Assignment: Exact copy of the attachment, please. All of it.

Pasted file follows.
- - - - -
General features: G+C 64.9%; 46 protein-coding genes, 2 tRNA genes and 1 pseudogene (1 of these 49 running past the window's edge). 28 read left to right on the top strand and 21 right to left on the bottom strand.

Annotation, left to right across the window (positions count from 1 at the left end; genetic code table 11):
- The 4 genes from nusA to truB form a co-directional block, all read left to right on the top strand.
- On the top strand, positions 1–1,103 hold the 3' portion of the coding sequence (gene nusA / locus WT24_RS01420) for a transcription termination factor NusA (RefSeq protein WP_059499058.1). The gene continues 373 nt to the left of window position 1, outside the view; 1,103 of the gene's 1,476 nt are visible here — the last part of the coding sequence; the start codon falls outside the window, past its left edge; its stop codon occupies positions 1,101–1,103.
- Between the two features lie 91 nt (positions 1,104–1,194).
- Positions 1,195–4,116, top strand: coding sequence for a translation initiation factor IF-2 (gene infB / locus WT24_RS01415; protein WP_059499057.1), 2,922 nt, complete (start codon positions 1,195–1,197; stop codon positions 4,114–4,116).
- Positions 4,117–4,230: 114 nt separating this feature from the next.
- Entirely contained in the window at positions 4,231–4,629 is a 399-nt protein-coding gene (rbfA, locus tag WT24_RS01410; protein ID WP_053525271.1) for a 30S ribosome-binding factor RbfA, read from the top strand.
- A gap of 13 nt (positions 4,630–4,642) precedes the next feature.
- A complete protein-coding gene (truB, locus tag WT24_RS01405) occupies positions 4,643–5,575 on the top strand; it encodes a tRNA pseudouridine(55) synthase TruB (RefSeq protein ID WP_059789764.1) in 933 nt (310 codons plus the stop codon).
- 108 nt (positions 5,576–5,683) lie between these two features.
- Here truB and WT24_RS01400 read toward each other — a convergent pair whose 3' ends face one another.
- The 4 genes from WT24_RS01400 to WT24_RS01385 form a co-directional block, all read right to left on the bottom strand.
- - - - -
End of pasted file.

General features: G+C 64.9%; 46 protein-coding genes, 2 tRNA genes and 1 pseudogene (1 of these 49 running past the window's edge). 28 read left to right on the top strand and 21 right to left on the bottom strand.

Annotation, left to right across the window (positions count from 1 at the left end; genetic code table 11):
- The 4 genes from nusA to truB form a co-directional block, all read left to right on the top strand.
- On the top strand, positions 1–1,103 hold the 3' portion of the coding sequence (gene nusA / locus WT24_RS01420) for a transcription termination factor NusA (RefSeq protein WP_059499058.1). The gene continues 373 nt to the left of window position 1, outside the view; 1,103 of the gene's 1,476 nt are visible here — the last part of the coding sequence; the start codon falls outside the window, past its left edge; its stop codon occupies positions 1,101–1,103.
- Between the two features lie 91 nt (positions 1,104–1,194).
- Positions 1,195–4,116, top strand: coding sequence for a translation initiation factor IF-2 (gene infB / locus WT24_RS01415; protein WP_059499057.1), 2,922 nt, complete (start codon positions 1,195–1,197; stop codon positions 4,114–4,116).
- Positions 4,117–4,230: 114 nt separating this feature from the next.
- Entirely contained in the window at positions 4,231–4,629 is a 399-nt protein-coding gene (rbfA, locus tag WT24_RS01410; protein ID WP_053525271.1) for a 30S ribosome-binding factor RbfA, read from the top strand.
- A gap of 13 nt (positions 4,630–4,642) precedes the next feature.
- A complete protein-coding gene (truB, locus tag WT24_RS01405) occupies positions 4,643–5,575 on the top strand; it encodes a tRNA pseudouridine(55) synthase TruB (RefSeq protein ID WP_059789764.1) in 933 nt (310 codons plus the stop codon).
- 108 nt (positions 5,576–5,683) lie between these two features.
- Here truB and WT24_RS01400 read toward each other — a convergent pair whose 3' ends face one another.
- The 4 genes from WT24_RS01400 to WT24_RS01385 form a co-directional block, all read right to left on the bottom strand.